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As governments in Europe argue over the arrival of migrants, a charity rescues them at sea

SCOTT SIMON, HOST:

European leaders continue to disagree over how and whether to accept the arrival of migrants who cross the Mediterranean in smugglers' boats. Meanwhile, these victims of war, persecution and climate change continue to perish at sea. The charity Doctors Without Borders, or MSF, runs search-and-rescue operations. NPR's Ruth Sherlock is with them on the ship Geo Barents. Ruth, thank you for being with us. And tell us what it's like to see this.

RUTH SHERLOCK, BYLINE: Thanks, Scott. Yeah, well, you know, it's a really intense experience, to be honest. Yesterday morning at about 2 in the morning, we got this radio call. And MSF rescuers had spotted a wooden boat just a few hundred feet from our ship. The migrants were using lights on their phones because that's all they had with them to attract attention. So the rescue team headed out in these rubber dinghies. And take a listen to the first moments when they met up with the migrant boat.

UNIDENTIFIED PERSON #1: (Through megaphone) Bridge (inaudible), we're going to offer some...

UNIDENTIFIED PERSON #2: Stop there. Stop there. Stop there.

UNIDENTIFIED PERSON #3: Baby, baby, baby. Baby, baby.

UNIDENTIFIED PERSON #2: Stop. Stop. Stop.

SHERLOCK: So you can hear the people onboard here are trying to tell the MSF team there's a baby onboard they should save first. This small wooden vessel - you know, it had 167 people crowded into it. That's including some women, some kids. And the rescuers managed to get everybody back to the Geo Barents. And there I watched the staff, doctors and others hand out blankets and food but also smiles and hugs. And it was quite emotional 'cause I think these could be the first moments of kindness these people have received in weeks or months of their journey trying to reach Europe.

SIMON: Ruth, what can you tell us about where these people are from and what they've lived through?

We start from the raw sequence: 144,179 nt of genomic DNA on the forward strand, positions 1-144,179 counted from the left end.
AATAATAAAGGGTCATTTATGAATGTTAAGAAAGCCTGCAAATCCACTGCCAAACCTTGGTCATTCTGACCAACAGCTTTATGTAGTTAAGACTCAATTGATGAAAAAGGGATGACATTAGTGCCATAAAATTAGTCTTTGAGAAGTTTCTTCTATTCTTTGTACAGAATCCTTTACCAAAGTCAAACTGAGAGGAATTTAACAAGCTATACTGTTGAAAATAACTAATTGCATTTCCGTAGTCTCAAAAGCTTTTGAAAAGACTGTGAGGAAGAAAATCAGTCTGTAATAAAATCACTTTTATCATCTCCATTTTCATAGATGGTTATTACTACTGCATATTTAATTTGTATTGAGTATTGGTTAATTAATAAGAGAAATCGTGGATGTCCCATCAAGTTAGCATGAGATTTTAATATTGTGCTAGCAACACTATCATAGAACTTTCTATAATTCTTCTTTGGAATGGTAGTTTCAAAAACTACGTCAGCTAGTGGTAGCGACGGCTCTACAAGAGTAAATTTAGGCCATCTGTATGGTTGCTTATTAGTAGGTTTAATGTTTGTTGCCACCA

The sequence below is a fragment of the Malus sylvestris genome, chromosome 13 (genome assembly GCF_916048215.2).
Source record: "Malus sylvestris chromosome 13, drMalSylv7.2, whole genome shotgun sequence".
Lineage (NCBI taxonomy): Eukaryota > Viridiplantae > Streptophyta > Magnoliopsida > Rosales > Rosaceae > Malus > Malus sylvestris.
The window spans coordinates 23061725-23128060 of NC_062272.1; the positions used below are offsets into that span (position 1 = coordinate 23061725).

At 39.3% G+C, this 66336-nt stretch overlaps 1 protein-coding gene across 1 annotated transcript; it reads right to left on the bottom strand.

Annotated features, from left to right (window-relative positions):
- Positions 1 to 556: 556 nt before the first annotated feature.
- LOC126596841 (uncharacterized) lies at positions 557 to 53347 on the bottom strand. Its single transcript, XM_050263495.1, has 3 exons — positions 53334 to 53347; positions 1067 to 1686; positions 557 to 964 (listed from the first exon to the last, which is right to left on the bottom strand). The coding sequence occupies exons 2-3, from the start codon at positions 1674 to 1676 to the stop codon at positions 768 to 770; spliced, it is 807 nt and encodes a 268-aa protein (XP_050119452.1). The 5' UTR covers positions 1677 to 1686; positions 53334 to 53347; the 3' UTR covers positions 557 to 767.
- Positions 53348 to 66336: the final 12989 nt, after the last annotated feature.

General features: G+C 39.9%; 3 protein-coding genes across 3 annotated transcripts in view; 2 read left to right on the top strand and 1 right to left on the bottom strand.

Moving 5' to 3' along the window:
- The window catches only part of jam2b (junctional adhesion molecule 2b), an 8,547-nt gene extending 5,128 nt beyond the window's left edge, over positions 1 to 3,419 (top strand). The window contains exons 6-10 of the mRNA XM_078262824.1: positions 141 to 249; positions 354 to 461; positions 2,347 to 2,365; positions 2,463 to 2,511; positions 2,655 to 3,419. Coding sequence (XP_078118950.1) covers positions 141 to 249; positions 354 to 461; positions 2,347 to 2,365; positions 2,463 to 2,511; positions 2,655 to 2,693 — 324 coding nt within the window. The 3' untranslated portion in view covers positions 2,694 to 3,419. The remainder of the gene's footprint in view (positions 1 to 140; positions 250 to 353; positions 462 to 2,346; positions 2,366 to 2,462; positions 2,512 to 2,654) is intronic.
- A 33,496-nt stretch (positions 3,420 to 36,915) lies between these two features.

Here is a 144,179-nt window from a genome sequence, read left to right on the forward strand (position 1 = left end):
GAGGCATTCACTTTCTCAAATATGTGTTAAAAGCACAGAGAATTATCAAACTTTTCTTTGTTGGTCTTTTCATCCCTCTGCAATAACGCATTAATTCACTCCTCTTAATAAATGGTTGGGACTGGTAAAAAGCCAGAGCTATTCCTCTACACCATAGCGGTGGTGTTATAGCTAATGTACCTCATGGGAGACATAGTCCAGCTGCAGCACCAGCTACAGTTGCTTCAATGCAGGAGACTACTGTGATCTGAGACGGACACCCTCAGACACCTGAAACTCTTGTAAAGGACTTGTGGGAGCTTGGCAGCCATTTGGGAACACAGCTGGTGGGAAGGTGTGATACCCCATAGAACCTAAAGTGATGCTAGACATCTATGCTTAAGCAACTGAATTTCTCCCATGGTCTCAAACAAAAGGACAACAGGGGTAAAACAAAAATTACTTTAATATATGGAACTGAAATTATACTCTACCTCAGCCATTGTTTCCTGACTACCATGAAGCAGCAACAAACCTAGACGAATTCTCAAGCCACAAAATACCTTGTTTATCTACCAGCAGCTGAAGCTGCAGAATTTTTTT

SHERLOCK: Well, most of the people that MSF rescued this time were from Syria, but there's also people from Egypt, Bangladesh, Sudan. And most of these people have been making a journey that has been monthslong and torturous to get this far. So there were terrible stories. People have been abused when they reached Libya, which is where they departed from. One man showed me the scars which he had all over his body from where he says he was tortured in a detention center. There's rape and enslavement of migrants. These stories are really common. So hear the relief of the people on board when this MSF staff member promises them that that part of their ordeal is over.

UNIDENTIFIED PERSON #4: The first thing I want to communicate to you is that we will not go back to Libya, OK?

(APPLAUSE)

SIMON: Ah, you hear the relief. Yet the political arguments over migration affect these rescues more and more, don't they? Do you see evidence of that?

SHERLOCK: We do. And, you know, yesterday, despite these rescues, there was a darker mood at the end of the day onboard because the MSF team became aware of more distress calls from three other boats. That's 130 people or so that needed help. And MSF wanted to respond. They still had the space onboard to do so, but they couldn't because of this new Italian maritime law. And it requires ships to return to port immediately after their first rescue. This slashes the time that ships like the Geo Barents can spend in these critical parts of the Mediterranean where people need help. And it's almost halved the number of people that they can rescue in general.

And, you know, if they don't comply with this law, though, they'll be fined. And the ship, the Geo Barents and others, other charity ships can be impounded for months. So in this case, the MSF team appealed to the Italian authorities to be allowed to change course, but their request was denied. And so the search-and-rescue leaders were really downcast and sickened because it meant they were forced to leave the area where they knew people needed help.

SIMON: NPR's Ruth Sherlock aboard the Geo Barents in the Mediterranean. Ruth, thank you so much.

SHERLOCK: Thank you.

(SOUNDBITE OF MARTIN ROTT'S "KINETIC THEORY") Transcript provided by NPR, Copyright NPR.

NPR transcripts are created on a rush deadline by an NPR contractor. This text may not be in its final form and may be updated or revised in the future. Accuracy and availability may vary. The authoritative record of NPR’s programming is the audio record.

Scott Simon is one of America's most admired writers and broadcasters. He is the host of Weekend Edition Saturday and is one of the hosts of NPR's morning news podcast Up First. He has reported from all fifty states, five continents, and ten wars, from El Salvador to Sarajevo to Afghanistan and Iraq. His books have chronicled character and characters, in war and peace, sports and art, tragedy and comedy.
Ruth Sherlock is an International Correspondent with National Public Radio. She's based in Beirut and reports on Syria and other countries around the Middle East. She was previously the United States Editor for the Daily Telegraph, covering the 2016 US election. Before moving to the US in the spring of 2015, she was the Telegraph's Middle East correspondent.
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